From inside out it goes: hub-> fork-> basket strut-> QR spring-> QR nut or lever. You could put a washer between the fork and strut if necessary, I'd use a knurled one (might be a good idea even if you don't need the clearance). Make sure you re-adjust the tightness of the QR after you first install it as the strut will bend and settle into place the first couple of times you clamp it down. If you don't, you might not be clamping the fork very hard.


Although I feel this is safe, I would only use a Shimano QR. I've pulled out too many rear wheels with other QR's so I stay away from them as much as possible.




Those of you who have it mounted to a rack: is it more stable than just with it's own struts? I would think it would be wobbly when loaded as most racks aren't as wide as the strut mounting points.
tashi is offline   Reply With Quote
Old 12-09-10, 05:39 PM   #9
Bianchigirll 
Bianchi Goddess
 
Bianchigirll's Avatar
 
Join Date: Apr 2009
Location: Camp Hill, PA
Bikes: Too many to list here check my signature.
Posts: 22,436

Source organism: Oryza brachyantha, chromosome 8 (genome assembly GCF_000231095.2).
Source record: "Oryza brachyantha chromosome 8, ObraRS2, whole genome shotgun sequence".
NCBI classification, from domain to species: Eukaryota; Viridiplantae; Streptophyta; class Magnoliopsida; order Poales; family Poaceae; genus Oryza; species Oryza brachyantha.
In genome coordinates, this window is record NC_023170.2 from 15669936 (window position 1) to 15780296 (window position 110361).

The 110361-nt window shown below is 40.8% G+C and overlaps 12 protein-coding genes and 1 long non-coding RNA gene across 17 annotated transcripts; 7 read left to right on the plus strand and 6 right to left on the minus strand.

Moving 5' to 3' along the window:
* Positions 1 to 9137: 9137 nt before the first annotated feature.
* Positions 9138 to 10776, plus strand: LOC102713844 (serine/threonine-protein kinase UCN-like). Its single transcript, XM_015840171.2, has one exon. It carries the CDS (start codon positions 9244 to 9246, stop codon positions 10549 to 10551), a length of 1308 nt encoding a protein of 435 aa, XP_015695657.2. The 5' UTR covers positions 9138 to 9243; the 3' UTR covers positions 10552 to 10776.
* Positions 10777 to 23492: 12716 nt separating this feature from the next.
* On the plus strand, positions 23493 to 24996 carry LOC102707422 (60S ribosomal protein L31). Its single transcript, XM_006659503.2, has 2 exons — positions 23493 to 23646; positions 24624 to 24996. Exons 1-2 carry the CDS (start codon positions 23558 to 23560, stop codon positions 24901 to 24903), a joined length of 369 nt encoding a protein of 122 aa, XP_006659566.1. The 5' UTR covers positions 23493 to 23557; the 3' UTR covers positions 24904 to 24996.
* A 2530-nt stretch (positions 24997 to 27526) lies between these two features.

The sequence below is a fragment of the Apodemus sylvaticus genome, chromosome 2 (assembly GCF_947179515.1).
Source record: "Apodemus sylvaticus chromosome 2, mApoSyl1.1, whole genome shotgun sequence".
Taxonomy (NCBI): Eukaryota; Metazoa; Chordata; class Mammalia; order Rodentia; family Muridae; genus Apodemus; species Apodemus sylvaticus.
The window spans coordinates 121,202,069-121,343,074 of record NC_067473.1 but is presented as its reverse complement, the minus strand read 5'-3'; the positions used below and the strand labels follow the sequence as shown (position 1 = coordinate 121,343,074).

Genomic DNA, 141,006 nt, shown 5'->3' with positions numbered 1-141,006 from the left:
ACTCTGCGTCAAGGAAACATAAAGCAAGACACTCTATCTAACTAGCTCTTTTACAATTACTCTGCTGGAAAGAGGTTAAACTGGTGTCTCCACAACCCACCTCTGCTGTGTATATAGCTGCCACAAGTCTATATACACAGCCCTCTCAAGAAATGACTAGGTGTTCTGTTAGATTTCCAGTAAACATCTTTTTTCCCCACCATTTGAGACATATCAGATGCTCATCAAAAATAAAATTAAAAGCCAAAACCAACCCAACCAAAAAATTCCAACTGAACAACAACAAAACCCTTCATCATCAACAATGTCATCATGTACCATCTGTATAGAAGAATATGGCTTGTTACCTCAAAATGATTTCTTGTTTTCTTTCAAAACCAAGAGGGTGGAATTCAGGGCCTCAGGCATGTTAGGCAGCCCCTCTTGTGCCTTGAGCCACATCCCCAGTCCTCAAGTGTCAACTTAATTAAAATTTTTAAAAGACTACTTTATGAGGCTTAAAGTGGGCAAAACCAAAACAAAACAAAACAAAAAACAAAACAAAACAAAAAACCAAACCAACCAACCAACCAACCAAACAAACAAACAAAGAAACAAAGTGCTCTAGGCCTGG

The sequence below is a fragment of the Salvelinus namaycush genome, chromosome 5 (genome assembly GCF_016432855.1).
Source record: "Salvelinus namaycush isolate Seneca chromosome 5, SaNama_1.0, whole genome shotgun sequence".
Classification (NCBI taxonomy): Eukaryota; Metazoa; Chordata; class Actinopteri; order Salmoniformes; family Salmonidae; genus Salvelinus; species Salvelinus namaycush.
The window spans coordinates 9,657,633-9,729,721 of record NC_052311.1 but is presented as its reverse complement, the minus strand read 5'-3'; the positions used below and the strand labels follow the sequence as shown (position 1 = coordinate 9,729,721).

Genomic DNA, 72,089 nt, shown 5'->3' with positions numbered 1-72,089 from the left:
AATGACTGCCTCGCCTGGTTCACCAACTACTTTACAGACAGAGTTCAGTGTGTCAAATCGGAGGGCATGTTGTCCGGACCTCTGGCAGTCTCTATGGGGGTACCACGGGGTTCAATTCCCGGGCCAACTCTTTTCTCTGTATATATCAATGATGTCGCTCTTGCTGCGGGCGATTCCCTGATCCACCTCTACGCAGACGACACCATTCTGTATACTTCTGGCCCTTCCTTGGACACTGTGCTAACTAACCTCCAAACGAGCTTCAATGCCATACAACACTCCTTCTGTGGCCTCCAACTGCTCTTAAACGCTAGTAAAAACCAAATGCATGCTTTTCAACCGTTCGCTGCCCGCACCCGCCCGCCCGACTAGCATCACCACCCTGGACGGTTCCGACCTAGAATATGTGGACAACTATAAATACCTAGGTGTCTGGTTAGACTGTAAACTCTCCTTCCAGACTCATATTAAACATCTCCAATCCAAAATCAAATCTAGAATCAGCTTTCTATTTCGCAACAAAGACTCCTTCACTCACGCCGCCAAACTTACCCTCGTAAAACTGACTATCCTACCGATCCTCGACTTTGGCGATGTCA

Mentioned: 2 Post(s)
Tagged: 0 Thread(s)
Quoted: 11 Post(s)
I would go to hardware store and look for some 'P' clips and use those to mount the arms about an 1" above the dropout.
__________________
Bianchis '87 Sport SX, '90 Proto, '90 Campione del Fausto Giamondi Specialisma Italiano Mundo, '91 Boarala 'cross, '93 Project 3, '86 Volpe, '97 Ti Megatube, , '90 something Vento 603,

Others but still loved,; '80 RIGI, '80 Batavus Professional, '87 Cornelo, '09 Motobecane SOLD, '?? Jane Doe (still on the drawing board), '90ish Haro Escape
Bianchigirll is offline   Reply With Quote
Old 12-09-10, 05:48 PM   #10
surreal
Senior Member
 
surreal's Avatar
 
Join Date: Mar 2002
Location: NJ
Bikes:
Posts: 3,084
Mentioned: 0 Post(s)
Tagged: 0 Thread(s)
Quoted: 0 Post(s)
Quote:
Originally Posted by Bianchigirll View Post
I would go to hardware store and look for some 'P' clips and use those to mount the arms about an 1" above the dropout.
+1. I ended up using the eyelets on my wife's bike, but cheap fun little p-clips would've sufficed if'n i had no eyelets to work with...

-rob
surreal is offline   Reply With Quote
Old 12-09-10, 07:17 PM   #11
tashi